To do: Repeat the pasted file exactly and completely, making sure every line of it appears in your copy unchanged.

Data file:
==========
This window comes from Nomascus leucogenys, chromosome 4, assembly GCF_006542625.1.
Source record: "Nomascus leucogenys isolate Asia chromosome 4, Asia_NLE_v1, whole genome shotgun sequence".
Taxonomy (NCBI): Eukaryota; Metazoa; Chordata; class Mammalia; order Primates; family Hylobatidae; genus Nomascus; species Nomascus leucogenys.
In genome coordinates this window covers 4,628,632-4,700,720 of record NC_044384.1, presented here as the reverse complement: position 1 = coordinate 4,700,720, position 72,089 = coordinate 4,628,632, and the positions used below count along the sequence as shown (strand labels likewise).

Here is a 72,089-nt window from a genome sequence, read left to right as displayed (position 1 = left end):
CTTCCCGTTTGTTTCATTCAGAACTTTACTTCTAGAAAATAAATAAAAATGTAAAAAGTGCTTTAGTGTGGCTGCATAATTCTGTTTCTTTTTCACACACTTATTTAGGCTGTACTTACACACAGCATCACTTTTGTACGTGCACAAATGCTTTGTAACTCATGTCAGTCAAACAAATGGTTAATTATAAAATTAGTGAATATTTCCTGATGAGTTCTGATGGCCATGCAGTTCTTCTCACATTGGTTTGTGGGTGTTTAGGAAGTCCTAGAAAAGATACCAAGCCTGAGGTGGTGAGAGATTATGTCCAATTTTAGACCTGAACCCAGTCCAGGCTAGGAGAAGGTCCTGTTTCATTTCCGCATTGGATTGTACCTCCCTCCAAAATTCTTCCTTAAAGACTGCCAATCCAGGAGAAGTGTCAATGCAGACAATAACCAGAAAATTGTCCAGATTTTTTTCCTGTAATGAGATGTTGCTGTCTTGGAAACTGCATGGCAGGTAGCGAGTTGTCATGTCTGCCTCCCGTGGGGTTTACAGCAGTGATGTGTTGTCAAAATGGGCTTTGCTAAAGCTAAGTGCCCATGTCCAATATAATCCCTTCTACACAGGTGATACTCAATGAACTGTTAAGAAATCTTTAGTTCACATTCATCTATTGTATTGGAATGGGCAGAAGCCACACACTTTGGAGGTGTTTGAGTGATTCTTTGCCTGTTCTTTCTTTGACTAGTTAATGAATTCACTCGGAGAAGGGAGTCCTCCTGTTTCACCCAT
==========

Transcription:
This window comes from Nomascus leucogenys, chromosome 4, assembly GCF_006542625.1.
Source record: "Nomascus leucogenys isolate Asia chromosome 4, Asia_NLE_v1, whole genome shotgun sequence".
Taxonomy (NCBI): Eukaryota; Metazoa; Chordata; class Mammalia; order Primates; family Hylobatidae; genus Nomascus; species Nomascus leucogenys.
In genome coordinates this window covers 4,628,632-4,700,720 of record NC_044384.1, presented here as the reverse complement: position 1 = coordinate 4,700,720, position 72,089 = coordinate 4,628,632, and the positions used below count along the sequence as shown (strand labels likewise).

Here is a 72,089-nt window from a genome sequence, read left to right as displayed (position 1 = left end):
CTTCCCGTTTGTTTCATTCAGAACTTTACTTCTAGAAAATAAATAAAAATGTAAAAAGTGCTTTAGTGTGGCTGCATAATTCTGTTTCTTTTTCACACACTTATTTAGGCTGTACTTACACACAGCATCACTTTTGTACGTGCACAAATGCTTTGTAACTCATGTCAGTCAAACAAATGGTTAATTATAAAATTAGTGAATATTTCCTGATGAGTTCTGATGGCCATGCAGTTCTTCTCACATTGGTTTGTGGGTGTTTAGGAAGTCCTAGAAAAGATACCAAGCCTGAGGTGGTGAGAGATTATGTCCAATTTTAGACCTGAACCCAGTCCAGGCTAGGAGAAGGTCCTGTTTCATTTCCGCATTGGATTGTACCTCCCTCCAAAATTCTTCCTTAAAGACTGCCAATCCAGGAGAAGTGTCAATGCAGACAATAACCAGAAAATTGTCCAGATTTTTTTCCTGTAATGAGATGTTGCTGTCTTGGAAACTGCATGGCAGGTAGCGAGTTGTCATGTCTGCCTCCCGTGGGGTTTACAGCAGTGATGTGTTGTCAAAATGGGCTTTGCTAAAGCTAAGTGCCCATGTCCAATATAATCCCTTCTACACAGGTGATACTCAATGAACTGTTAAGAAATCTTTAGTTCACATTCATCTATTGTATTGGAATGGGCAGAAGCCACACACTTTGGAGGTGTTTGAGTGATTCTTTGCCTGTTCTTTCTTTGACTAGTTAATGAATTCACTCGGAGAAGGGAGTCCTCCTGTTTCACCCAT